These companies realize they need to make the software as user friendly as possible with still having functionality. As you get comfortable with this software, you can move on to other software that have more capabilities. But there’s no reason to start there. Some of the more popular CAD km softwares are programs like VCarve PRO、 Carbide create Easel and Fusion 360.
The other thing you’re going to have to wrap your head around is feeds and speeds.
This is how fast your machine is cutting and moving. Now, I’m generalizing here, but this includes things like inches per minute or IPM. Your depth of cut your RPMs.
The good thing about this is that there should be some pre-loaded settings for the bits that you’re using in the software that you’re using and if there isn’t there’s usually information on the bit manufacturer’s website to get an idea here.
Keep in mind that speeds and feeds for wood is going to be a range. Wood is extremely forgiving, and just remember that the perfect feed rate is not too fast, not too slow.
You want to be making wood chips and not wood dust .
What Do I Make
On the CAD side of things.What are we going to make one common way around. This is to purchase design files. These files are our vector files, so you want to be looking at things like .SVGs and DXFs.
Now remember just because you purchased the design files, it doesn’t come with the tool paths.The tool paths are something that you’re going to have to learn on your own, because there’s so many variables between machines, tools and materials.
So this is really where things come in and they can get tricky, but this is just experience. The good thing like I said about wood is that it’s extremely forgiving and with a few trial and error pieces. You’ll get the hang of it.
A couple places you can find these design files etsy is a popular place. I even have some design files on My website, like everything else that I mentioned in this post , I’ll leave a link to my website and all the other resources down in the description below for you to refer to.
What Else Do I Need?
So here’s a list of other things you’ll need besides your CNC machine.
Need Things to Control CNC
You’re going to need some way to control it, meaning you’re gonna need a computer of some sort of tablet that will be able to control the CNC.
You also need a set of end mills or also referred to as bits. I wasted a lot of money at the beginning when I was getting into CNC, because I didn’t know what bits I needed. So would just buy bits and then I would use them or they weren’t the right ones. So what I’ve learned is I narrow it down just starting out to start with these three bits.
You start with a quarter inch up cut bit, start with a 60 degree v bit, and you start with a bowline tray bit. I do 75 of my work with those three bits.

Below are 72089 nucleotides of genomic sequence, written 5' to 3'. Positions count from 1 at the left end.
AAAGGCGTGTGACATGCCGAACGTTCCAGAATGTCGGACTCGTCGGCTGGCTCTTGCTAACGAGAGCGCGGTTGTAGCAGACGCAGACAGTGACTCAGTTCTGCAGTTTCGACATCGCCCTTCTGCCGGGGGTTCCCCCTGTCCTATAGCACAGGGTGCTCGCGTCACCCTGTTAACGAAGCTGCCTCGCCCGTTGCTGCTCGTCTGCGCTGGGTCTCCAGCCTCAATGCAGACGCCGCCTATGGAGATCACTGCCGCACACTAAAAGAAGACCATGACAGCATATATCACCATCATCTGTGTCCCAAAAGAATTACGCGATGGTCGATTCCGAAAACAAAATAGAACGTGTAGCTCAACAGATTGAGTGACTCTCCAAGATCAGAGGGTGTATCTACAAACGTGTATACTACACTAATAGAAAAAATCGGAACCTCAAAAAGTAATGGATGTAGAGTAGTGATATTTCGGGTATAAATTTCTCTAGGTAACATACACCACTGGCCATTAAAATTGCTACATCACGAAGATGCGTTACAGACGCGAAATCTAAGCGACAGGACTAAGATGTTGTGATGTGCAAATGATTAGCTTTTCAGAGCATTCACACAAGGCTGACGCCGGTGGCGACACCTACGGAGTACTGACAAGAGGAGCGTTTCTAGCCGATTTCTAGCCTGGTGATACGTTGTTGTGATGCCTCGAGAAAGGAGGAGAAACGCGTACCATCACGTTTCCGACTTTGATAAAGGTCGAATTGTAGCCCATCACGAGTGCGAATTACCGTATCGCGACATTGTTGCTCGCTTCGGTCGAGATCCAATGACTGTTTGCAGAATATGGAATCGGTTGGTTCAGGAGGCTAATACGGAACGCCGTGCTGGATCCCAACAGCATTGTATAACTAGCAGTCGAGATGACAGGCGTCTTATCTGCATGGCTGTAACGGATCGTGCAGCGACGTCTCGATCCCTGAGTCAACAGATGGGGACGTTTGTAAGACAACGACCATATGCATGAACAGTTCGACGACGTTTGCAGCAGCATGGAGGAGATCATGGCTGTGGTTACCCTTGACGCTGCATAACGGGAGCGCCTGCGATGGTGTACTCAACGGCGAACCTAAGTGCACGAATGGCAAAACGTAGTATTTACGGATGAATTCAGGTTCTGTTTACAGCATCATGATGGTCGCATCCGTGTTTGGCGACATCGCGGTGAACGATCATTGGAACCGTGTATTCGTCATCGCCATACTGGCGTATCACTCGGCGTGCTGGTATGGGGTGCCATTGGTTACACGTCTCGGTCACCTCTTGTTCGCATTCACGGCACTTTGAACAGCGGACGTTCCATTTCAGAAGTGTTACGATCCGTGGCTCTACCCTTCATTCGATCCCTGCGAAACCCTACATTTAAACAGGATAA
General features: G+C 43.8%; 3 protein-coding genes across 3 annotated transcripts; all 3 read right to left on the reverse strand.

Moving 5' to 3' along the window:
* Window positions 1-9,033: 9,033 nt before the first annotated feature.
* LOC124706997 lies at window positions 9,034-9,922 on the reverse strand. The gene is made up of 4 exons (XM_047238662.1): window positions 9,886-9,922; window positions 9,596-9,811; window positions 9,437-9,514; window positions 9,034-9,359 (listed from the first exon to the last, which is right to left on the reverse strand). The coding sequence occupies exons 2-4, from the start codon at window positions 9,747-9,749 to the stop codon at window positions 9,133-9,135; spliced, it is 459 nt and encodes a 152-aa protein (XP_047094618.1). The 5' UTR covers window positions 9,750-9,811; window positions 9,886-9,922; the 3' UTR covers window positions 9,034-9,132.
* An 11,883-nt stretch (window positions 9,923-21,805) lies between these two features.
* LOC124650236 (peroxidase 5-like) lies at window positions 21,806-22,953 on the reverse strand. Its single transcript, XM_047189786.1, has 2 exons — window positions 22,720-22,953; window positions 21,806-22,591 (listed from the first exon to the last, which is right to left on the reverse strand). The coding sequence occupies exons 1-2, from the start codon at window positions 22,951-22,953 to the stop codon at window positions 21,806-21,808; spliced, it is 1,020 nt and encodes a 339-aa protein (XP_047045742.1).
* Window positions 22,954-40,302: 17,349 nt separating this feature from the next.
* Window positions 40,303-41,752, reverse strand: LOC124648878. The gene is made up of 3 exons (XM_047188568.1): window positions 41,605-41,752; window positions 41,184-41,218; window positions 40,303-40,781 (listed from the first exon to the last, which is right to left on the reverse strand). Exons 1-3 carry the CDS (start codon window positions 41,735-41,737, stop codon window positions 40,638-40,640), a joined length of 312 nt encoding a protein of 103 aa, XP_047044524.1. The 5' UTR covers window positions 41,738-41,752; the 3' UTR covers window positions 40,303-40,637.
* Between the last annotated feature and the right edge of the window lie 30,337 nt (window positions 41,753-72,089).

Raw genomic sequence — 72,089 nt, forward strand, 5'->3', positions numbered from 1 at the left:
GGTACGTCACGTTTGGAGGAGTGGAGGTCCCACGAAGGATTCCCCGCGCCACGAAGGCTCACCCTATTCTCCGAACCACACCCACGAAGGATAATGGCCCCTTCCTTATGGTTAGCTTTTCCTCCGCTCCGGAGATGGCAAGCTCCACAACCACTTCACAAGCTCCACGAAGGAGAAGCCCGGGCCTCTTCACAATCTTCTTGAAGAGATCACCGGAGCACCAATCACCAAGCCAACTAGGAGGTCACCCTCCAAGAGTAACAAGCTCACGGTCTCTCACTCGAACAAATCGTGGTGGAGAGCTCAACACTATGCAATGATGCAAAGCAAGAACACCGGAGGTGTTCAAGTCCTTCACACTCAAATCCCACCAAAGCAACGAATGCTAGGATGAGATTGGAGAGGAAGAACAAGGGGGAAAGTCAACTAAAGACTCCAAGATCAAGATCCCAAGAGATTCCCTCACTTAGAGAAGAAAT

If you have a project in mind to do something specific, it may require different bits. But I recommend those three to get started because you’re always going to use them and there’s a lot of versatility there.
Another thing you’re going to think about is work holding. Work holding is what holds your piece of wood to your waste board while it’s being machined.
There are a lot of ways to accomplish this and it comes down to kind of user preference and what you’ll be making. What I typically do for a project that is a cut out of something.
I will screw the piece of wood to my waste board with deck screws. If I’m doing a more delicate piece and not and doing some engraving or something like that, I’ll use double-sided carpet tape.
The last thing to consider is dust collection. This one is often overlooked, but these CNC machines do create a lot of dust.
So one thing you’ll need to get is a dust boot that goes around your router, where your dust hose will connect to it. Now, dust collection for the CNC machining , just starting out, can be as simple as a shop vac. Now, that’s not probably a long-term solution. But for a desktop CNC router starting out that is acceptable.
Again ,this post isn’t to intimidate anybody from jumping into CNC routers head first. The truth is depending on your background, the first couple months of owning your CNC machines could be filled full of a lot of trial and error.
But with all the resources out there, I believe that anyone who commits to learning who is willing to fail and has a little patience can be successful, operating a CNC.
My hope is that by painting this clear picture, you’ll know what to expect when heading down the path of CNC router. For the first time. I’ll leave all of the helpful links that I referred to in this post down in the description below.